In a noble attempt to be biblically faithful and theologically accurate, I often hear Christians say something along the lines of, “All sins are the same in God’s eyes. Whether you murder twelve people or think about murdering one person, to God, it’s all the same.”
In his classic book, The Holiness of God, the great reformed theologian, R. C. Sproul, explains why this is incorrect:
The sins listed (in Galatians 5:19-21) may be described as gross and heinous sins. The New Testament recognizes degrees of sins. Some sins are worse than others. This important point is often overlooked by Christians. Protestants particularly struggle with the concept of gradations or degrees of sin. . . we tend to think that sin is sin and that no sin is greater than any other. We think of Jesus’ teaching in the Sermon on the Mount that to lust after a woman is to be guilty of adultery. We are aware that the Bible teaches if we sin against one point of the Law, we sin against the whole Law. These two biblical teachings can easily confuse us about the degrees of sin.
When Jesus said that to lust is to violate the Law against adultery, He did not say or imply that lust is as bad as the full act of adultery. His point was that the full measure of the Law prohibited more than the actual act of adultery. The Law has a broader application.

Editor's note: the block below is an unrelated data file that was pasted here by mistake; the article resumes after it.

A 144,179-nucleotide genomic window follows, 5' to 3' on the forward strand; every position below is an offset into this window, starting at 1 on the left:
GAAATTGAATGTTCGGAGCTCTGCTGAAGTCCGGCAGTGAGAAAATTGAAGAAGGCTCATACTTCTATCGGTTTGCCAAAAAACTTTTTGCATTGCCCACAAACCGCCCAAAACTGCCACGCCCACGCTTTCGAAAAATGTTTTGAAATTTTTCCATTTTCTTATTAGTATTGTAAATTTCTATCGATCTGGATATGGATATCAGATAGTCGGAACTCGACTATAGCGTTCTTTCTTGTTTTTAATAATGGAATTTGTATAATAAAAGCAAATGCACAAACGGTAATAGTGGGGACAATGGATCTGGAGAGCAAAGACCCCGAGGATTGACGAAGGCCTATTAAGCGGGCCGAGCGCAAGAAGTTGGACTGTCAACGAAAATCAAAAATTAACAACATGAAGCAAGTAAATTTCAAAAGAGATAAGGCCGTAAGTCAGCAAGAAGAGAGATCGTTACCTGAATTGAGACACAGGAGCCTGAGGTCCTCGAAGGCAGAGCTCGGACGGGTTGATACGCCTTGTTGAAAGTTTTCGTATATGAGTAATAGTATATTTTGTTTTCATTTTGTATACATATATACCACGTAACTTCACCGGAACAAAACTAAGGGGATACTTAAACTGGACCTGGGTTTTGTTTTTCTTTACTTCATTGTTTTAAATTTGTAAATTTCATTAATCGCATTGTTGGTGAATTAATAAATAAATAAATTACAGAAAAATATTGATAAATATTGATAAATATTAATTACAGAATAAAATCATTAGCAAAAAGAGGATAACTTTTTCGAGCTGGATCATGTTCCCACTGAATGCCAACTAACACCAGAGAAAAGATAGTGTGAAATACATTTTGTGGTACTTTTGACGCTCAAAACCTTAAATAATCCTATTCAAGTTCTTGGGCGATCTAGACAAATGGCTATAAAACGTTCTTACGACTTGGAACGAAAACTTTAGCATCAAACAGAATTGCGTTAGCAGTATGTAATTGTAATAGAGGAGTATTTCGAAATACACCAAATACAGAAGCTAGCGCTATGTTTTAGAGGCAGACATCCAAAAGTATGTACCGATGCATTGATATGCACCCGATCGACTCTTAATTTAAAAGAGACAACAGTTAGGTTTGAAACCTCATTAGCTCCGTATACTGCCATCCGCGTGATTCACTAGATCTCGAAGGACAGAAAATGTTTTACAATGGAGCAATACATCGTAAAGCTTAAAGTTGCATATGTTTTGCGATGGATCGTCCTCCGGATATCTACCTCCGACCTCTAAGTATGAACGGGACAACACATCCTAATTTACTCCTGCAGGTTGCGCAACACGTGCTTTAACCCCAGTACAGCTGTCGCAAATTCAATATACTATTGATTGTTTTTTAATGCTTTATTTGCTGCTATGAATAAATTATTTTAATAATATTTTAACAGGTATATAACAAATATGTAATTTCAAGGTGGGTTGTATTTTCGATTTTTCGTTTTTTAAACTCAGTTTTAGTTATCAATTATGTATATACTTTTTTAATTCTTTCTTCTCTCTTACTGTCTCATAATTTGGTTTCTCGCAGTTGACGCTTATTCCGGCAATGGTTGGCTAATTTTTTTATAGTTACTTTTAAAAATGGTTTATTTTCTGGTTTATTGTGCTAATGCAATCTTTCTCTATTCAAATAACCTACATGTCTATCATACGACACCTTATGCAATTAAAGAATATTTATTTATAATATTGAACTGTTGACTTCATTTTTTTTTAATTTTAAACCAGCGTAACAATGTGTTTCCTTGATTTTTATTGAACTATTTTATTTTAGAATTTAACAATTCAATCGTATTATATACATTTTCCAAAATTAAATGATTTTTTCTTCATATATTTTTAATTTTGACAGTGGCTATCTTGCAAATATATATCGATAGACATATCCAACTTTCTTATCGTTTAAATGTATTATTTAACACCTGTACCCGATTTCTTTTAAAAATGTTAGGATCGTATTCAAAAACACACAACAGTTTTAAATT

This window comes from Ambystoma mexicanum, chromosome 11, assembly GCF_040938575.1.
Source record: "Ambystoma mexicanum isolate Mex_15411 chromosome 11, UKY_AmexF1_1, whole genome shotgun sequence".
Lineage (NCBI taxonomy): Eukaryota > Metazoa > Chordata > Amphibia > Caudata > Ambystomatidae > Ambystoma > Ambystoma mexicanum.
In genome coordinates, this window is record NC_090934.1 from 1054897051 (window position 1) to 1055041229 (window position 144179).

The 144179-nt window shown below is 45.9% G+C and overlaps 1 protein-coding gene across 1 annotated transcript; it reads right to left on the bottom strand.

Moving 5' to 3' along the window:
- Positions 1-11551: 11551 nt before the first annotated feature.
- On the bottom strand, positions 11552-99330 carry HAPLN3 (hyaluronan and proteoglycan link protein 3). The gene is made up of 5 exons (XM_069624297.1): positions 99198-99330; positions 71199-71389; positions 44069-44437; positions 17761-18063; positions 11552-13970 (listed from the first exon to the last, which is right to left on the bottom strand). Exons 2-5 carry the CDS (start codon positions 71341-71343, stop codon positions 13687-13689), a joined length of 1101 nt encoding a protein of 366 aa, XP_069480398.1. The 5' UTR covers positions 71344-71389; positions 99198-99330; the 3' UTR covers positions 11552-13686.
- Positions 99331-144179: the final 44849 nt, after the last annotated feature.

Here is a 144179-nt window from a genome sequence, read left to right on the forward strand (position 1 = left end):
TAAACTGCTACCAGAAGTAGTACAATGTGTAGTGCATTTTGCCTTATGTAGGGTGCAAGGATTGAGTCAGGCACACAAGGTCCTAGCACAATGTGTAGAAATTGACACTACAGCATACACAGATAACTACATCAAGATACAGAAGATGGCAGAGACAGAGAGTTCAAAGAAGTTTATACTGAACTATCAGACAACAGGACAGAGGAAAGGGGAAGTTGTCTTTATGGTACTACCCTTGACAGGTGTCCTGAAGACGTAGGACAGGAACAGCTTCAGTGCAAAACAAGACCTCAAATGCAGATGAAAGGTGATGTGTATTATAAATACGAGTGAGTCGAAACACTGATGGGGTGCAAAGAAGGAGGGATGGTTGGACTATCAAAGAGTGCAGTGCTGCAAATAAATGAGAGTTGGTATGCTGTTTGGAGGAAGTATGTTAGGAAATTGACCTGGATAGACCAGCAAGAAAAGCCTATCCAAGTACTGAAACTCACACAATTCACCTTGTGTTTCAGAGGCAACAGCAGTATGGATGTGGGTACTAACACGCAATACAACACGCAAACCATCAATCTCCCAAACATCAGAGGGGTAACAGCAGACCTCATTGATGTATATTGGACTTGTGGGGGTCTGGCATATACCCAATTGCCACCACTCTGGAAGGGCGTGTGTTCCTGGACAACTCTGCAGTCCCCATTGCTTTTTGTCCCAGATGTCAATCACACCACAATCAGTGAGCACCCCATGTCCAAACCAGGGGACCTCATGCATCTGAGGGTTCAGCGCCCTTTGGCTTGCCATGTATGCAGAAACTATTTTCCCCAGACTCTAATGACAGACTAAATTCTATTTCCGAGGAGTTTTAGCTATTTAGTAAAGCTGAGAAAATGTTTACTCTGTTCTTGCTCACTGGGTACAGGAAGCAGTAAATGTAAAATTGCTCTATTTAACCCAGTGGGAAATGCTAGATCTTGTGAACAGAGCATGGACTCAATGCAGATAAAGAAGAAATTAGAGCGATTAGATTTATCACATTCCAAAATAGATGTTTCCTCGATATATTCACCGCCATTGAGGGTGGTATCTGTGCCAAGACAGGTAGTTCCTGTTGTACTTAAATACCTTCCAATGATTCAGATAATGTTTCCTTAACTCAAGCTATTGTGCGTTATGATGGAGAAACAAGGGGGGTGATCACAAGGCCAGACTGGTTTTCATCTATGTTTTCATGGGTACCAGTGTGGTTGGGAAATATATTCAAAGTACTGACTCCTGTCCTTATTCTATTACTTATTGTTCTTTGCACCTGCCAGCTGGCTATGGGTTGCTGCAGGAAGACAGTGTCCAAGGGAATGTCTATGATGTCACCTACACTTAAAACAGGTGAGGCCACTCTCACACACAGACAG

The pharisees thought that because they never committed the actual act of adultery, they were free of sin against the Law. They assumed that if they actually refrained from killing people, they were keeping the Law against killing. They failed to see that unjust anger and hatred were also included in the wider meaning of the Law against killing.
Jesus taught that hate is a sin against another person’s life. Hatred violates people. It is not as severe as actual murder, but is nevertheless a sin. The smallest sin involves a sin against the whole law. The Law is the standard of holiness for us. In our slightest transgression we sin against that standard; we violate the call to holiness. Again, that does not imply that every sin is as wicked as every other sin. Jesus repeatedly spoke of degrees of punishment in hell as well as those whose guilt was greater than others.
The idea of gradations of sins is important for us to keep in mind so we understand the difference between sin and gross sin. Again, all of our sins require forgiveness. All of our sins are acts of treason against God. We need a Savior for our “little” ones as well as the “major” ones. But some sins are more significant than others, and we need to identify which these are, lest we fall into the pharisaical trap of majoring in the minors.
All sins are not the same in God’s eyes though we need a Savior for them all. Thankfully, in the gospel of Jesus Christ, the Judge of the world came to be judged. He took our punishment on the cross and rose from the dead. God made Him [Jesus] to be sin who knew no sin (2 Corinthians 5:21). When we turn from our sin and trust in what Jesus has done, God will forgive all of our sins — big and small — past, present, and future — and remember them no more (Isaiah 43:25).
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